That's a geographic monopoly, an oligopoly in a broad sense but the controller of everything in the sense that it occupies a certain area at a cheaper price. A real monopoly would be able to raise prices without backlash due to a complete lack of competition.

    I didn't say that phone lines were an oligopoly. I said they were a natural monopoly, which is what most economics textbooks regard them as. Similarly, I disagree with your definition of "Oligopoly." I'll take the first sentence of the Wikipedia article on it as more appropriate: "...a market form in which a market or industry is dominated by a small number of sellers (oligopolists)."

    Yes, you didn't say that.
    Yes, you said that they are a natural monopoly.
    The war of definitions is stupid. In fact, we should stop it because it is so pointless.


    Since humans sometimes have crazy desires or bad patience for acquiring new things, we should do everything we can to make sure that this depravity doesn't go even lower! If they can't restrain themselves from buying luxuries with the cost of Interest, how can they be expected to live in a world where they earn more money and can freely take from others?

    If people are selfish and crazy, then why do I want them owning the machinery and land that I need to live?

    And if people are not selfish and crazy, then why do they need to have economic masters over them?

    Here is how you stated that people are crazy and selfish:
    You: Look at this example.
    Me: Well, that example means that the average person is, as how you perceived what I said, "crazy and selfish."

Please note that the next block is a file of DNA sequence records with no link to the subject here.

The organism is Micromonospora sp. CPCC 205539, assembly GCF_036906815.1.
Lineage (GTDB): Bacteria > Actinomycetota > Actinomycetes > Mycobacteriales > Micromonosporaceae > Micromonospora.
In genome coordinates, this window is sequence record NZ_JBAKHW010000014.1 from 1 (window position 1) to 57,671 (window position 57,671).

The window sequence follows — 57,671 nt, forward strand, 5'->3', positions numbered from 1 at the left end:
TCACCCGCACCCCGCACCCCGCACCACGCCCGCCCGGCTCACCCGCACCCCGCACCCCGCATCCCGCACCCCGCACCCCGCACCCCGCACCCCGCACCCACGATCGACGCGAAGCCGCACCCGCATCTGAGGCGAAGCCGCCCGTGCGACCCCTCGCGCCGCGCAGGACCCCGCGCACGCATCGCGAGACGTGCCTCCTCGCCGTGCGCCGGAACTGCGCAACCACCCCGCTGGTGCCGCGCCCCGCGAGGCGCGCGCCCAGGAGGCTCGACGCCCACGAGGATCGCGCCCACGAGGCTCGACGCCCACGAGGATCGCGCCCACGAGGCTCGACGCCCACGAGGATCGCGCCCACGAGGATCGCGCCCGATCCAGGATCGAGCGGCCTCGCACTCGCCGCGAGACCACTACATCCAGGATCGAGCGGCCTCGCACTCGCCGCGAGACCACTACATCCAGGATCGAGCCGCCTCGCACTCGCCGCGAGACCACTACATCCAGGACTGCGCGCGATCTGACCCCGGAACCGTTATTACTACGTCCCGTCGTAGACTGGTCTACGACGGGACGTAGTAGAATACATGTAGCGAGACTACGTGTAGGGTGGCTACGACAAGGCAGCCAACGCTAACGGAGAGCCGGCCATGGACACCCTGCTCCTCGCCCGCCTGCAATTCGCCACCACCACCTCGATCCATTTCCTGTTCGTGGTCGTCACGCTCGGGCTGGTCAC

You: Well, I still stand by my awesome example! If people really are sane and not selfish, then my example couldn't possibly exist, because people wouldn't buy anything to make the current American conditions!

    Anyway, this is a Red Herring, I think. I was speaking of how the common people mostly affect current and thus future production with their consumption and lack of patience to work for their earnings, and you turned it into a case of, 'So according to your argument, people are crazy and the producers are in line with them, or they are not and I'm somehow right!' Look, this is a simple case of how demand affects current supply and thus future supply, thanks to the consumption habits of the multitudes. This is not a matter of who's in charge but who is consuming what, nothing to do with social ownership. But, you don't think that this matters anyway, so there's nothing to do but let this part of the argument die. I have merely responded to analyze your arguments in this last part, not to talking about something that you just don't think matters, so I'm done right now.